At the height of the dot com boom in 2000, star analysts such as Mary Meeker, head of internet research at Morgan Stanley, reportedly received bonuses nearing $20m, and plenty of others received generous six figure packages.
Although recruiters say top rated analysts are still in line for multi-million dollar payouts today, there is little denying that research is not quite as lucrative as it once was.
In its pre-Christmas bonus report, search firm Armstrong International predicted managing directors in equity research would see pay 50% lower than in the 2000 boom, at between 450,000 and 750,000. More recently, one London search consultant reported that equity research bonuses were down 20% to 40% this year, compared to last.
However, one London search consultant, says the situation is as bad as all that, adding that most City-based equity analysts saw bonuses flat on last year. He says junior VPs with five years' experience in hot sectors such as financial services received salaries of 85,000, plus maximum bonuses of 300,000.
In New York, Richard G. Lipstein, a managing director at Boyden Executive Search, says similarly experienced equity analysts can expect to receive 'no less than' $300,000 to $400,000 in total compensation.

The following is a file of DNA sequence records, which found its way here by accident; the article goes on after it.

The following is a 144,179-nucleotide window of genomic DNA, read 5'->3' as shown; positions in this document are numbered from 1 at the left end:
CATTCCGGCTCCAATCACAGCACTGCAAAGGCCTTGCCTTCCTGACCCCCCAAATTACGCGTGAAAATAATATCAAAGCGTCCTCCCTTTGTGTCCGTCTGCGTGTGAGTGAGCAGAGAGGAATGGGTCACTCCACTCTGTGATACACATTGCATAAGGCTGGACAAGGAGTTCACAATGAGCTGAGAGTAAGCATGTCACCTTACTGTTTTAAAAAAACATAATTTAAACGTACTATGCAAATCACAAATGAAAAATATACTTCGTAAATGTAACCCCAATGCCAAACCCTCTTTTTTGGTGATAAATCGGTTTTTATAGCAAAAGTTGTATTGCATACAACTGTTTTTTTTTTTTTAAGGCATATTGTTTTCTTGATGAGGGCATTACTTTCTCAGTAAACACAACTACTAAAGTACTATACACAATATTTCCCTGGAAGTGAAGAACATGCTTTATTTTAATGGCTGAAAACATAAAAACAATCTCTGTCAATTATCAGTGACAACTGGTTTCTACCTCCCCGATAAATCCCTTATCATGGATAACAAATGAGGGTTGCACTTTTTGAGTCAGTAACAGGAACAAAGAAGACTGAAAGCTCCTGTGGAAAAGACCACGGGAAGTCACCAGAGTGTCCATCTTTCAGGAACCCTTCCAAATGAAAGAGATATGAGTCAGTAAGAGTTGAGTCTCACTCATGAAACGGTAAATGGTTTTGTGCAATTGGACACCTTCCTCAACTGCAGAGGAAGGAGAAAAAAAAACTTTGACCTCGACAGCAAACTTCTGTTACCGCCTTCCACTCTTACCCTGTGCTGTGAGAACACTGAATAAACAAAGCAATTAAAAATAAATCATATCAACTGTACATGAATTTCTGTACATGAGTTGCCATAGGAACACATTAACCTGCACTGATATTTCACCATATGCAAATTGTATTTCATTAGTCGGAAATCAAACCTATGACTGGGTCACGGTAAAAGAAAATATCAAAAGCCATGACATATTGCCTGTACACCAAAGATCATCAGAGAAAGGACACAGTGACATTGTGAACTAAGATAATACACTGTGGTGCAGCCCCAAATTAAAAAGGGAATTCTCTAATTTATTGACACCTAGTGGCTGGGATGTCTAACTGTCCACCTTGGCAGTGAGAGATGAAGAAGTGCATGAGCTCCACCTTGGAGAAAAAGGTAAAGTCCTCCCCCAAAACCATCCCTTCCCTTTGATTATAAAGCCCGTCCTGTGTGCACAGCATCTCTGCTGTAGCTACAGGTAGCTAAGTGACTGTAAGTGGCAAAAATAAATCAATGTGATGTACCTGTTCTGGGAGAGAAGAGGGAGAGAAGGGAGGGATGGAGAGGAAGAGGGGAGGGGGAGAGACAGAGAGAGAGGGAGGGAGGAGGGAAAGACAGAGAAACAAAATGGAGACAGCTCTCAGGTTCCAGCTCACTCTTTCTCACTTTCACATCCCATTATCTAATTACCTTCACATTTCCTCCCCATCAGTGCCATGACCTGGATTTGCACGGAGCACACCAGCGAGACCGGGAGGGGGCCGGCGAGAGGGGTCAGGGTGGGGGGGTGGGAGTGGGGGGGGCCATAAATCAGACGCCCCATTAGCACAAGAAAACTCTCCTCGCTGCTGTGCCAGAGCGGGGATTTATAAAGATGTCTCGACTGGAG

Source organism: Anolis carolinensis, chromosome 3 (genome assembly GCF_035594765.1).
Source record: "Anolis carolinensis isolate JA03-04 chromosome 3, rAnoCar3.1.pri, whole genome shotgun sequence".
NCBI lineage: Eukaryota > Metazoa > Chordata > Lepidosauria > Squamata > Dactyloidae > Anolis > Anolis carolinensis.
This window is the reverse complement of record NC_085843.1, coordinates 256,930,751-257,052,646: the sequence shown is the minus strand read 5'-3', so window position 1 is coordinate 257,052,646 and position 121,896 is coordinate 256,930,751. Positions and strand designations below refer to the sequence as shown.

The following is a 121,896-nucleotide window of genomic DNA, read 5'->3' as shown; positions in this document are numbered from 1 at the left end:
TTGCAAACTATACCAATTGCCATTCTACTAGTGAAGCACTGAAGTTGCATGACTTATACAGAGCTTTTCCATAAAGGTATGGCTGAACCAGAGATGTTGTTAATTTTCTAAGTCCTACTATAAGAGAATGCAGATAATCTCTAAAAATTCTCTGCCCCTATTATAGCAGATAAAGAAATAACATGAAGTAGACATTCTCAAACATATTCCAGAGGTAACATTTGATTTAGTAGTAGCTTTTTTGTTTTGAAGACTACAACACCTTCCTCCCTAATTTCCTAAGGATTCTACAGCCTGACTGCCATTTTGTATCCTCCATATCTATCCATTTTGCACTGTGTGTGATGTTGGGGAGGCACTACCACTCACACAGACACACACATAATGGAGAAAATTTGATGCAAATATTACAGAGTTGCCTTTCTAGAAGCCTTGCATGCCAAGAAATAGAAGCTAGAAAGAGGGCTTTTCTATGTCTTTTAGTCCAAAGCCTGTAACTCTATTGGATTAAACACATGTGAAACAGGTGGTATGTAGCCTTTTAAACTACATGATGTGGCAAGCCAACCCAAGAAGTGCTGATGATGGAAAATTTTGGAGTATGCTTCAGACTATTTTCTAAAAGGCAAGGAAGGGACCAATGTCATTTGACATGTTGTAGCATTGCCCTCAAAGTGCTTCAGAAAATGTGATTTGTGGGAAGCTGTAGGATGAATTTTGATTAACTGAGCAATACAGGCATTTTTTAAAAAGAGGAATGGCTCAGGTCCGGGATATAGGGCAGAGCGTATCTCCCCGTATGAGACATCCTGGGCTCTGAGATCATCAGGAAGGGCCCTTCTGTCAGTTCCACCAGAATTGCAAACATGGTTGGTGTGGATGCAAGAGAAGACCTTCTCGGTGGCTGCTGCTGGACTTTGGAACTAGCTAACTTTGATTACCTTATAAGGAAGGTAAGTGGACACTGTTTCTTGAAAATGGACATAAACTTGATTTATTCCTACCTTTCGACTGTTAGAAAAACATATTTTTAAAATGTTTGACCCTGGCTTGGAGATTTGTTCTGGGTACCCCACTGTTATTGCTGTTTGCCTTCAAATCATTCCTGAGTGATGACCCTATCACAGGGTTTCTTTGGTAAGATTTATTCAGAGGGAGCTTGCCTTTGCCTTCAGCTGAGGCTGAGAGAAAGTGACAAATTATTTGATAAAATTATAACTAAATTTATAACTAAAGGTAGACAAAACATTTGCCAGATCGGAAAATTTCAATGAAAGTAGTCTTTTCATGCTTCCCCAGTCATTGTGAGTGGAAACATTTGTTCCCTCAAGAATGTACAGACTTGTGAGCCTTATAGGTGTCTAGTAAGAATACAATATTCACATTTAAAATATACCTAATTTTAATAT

Pay is lower in continental Europe. According to Andreas Weik, a partner at Frankfurt search firm Hoffman & Heads, German equity analysts with five years' experience can command base salaries of between €60,000 and €180,000, plus bonuses of up to 70%.
In France, Vally Colli, a consultant at search firm Vendômes Associés, says pay for mid-ranking analysts ranges from €70,000 to €120,000, with bonuses in the range of 50% to 100%. Alberto Gavazzi, a consultant at Russell Reynolds in Milan, puts Italian pay in a similar bracket: he says local equity researchers can expect total packages in the region of €200,000.